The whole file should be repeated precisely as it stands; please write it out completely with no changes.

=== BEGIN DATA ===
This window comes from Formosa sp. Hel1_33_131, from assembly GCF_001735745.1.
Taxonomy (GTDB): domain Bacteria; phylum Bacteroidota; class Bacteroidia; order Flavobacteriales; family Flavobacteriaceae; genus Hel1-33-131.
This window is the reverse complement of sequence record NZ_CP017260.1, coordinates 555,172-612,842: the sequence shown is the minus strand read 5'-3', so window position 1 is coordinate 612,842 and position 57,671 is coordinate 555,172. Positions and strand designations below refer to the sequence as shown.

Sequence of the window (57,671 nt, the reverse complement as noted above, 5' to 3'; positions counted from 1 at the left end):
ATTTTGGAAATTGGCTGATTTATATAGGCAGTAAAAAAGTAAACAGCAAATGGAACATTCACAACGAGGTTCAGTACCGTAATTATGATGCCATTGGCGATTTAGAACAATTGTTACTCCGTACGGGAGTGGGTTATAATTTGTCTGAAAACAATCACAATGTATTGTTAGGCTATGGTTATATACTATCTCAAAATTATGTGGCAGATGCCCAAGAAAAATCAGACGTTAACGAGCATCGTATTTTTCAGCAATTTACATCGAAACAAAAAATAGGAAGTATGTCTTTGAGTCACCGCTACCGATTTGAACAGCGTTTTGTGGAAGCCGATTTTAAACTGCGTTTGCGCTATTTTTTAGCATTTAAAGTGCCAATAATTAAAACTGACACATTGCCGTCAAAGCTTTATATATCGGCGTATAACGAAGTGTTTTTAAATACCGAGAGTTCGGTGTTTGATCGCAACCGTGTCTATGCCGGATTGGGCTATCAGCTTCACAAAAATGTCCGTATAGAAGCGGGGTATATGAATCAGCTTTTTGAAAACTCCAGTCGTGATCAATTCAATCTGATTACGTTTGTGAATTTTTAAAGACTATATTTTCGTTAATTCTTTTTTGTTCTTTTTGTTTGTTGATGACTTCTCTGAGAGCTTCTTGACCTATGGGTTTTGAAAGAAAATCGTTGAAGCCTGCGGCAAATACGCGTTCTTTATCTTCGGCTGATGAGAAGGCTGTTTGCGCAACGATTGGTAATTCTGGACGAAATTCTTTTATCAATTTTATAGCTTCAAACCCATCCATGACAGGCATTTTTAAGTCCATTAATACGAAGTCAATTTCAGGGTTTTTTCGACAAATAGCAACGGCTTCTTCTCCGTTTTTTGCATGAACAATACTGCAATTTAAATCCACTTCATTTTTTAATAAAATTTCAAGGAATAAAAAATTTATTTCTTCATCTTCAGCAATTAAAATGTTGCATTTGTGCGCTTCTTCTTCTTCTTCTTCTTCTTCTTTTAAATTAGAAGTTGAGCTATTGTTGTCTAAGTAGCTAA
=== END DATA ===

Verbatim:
This window comes from Formosa sp. Hel1_33_131, from assembly GCF_001735745.1.
Taxonomy (GTDB): domain Bacteria; phylum Bacteroidota; class Bacteroidia; order Flavobacteriales; family Flavobacteriaceae; genus Hel1-33-131.
This window is the reverse complement of sequence record NZ_CP017260.1, coordinates 555,172-612,842: the sequence shown is the minus strand read 5'-3', so window position 1 is coordinate 612,842 and position 57,671 is coordinate 555,172. Positions and strand designations below refer to the sequence as shown.

Sequence of the window (57,671 nt, the reverse complement as noted above, 5' to 3'; positions counted from 1 at the left end):
ATTTTGGAAATTGGCTGATTTATATAGGCAGTAAAAAAGTAAACAGCAAATGGAACATTCACAACGAGGTTCAGTACCGTAATTATGATGCCATTGGCGATTTAGAACAATTGTTACTCCGTACGGGAGTGGGTTATAATTTGTCTGAAAACAATCACAATGTATTGTTAGGCTATGGTTATATACTATCTCAAAATTATGTGGCAGATGCCCAAGAAAAATCAGACGTTAACGAGCATCGTATTTTTCAGCAATTTACATCGAAACAAAAAATAGGAAGTATGTCTTTGAGTCACCGCTACCGATTTGAACAGCGTTTTGTGGAAGCCGATTTTAAACTGCGTTTGCGCTATTTTTTAGCATTTAAAGTGCCAATAATTAAAACTGACACATTGCCGTCAAAGCTTTATATATCGGCGTATAACGAAGTGTTTTTAAATACCGAGAGTTCGGTGTTTGATCGCAACCGTGTCTATGCCGGATTGGGCTATCAGCTTCACAAAAATGTCCGTATAGAAGCGGGGTATATGAATCAGCTTTTTGAAAACTCCAGTCGTGATCAATTCAATCTGATTACGTTTGTGAATTTTTAAAGACTATATTTTCGTTAATTCTTTTTTGTTCTTTTTGTTTGTTGATGACTTCTCTGAGAGCTTCTTGACCTATGGGTTTTGAAAGAAAATCGTTGAAGCCTGCGGCAAATACGCGTTCTTTATCTTCGGCTGATGAGAAGGCTGTTTGCGCAACGATTGGTAATTCTGGACGAAATTCTTTTATCAATTTTATAGCTTCAAACCCATCCATGACAGGCATTTTTAAGTCCATTAATACGAAGTCAATTTCAGGGTTTTTTCGACAAATAGCAACGGCTTCTTCTCCGTTTTTTGCATGAACAATACTGCAATTTAAATCCACTTCATTTTTTAATAAAATTTCAAGGAATAAAAAATTTATTTCTTCATCTTCAGCAATTAAAATGTTGCATTTGTGCGCTTCTTCTTCTTCTTCTTCTTCTTCTTTTAAATTAGAAGTTGAGCTATTGTTGTCTAAGTAGCTAA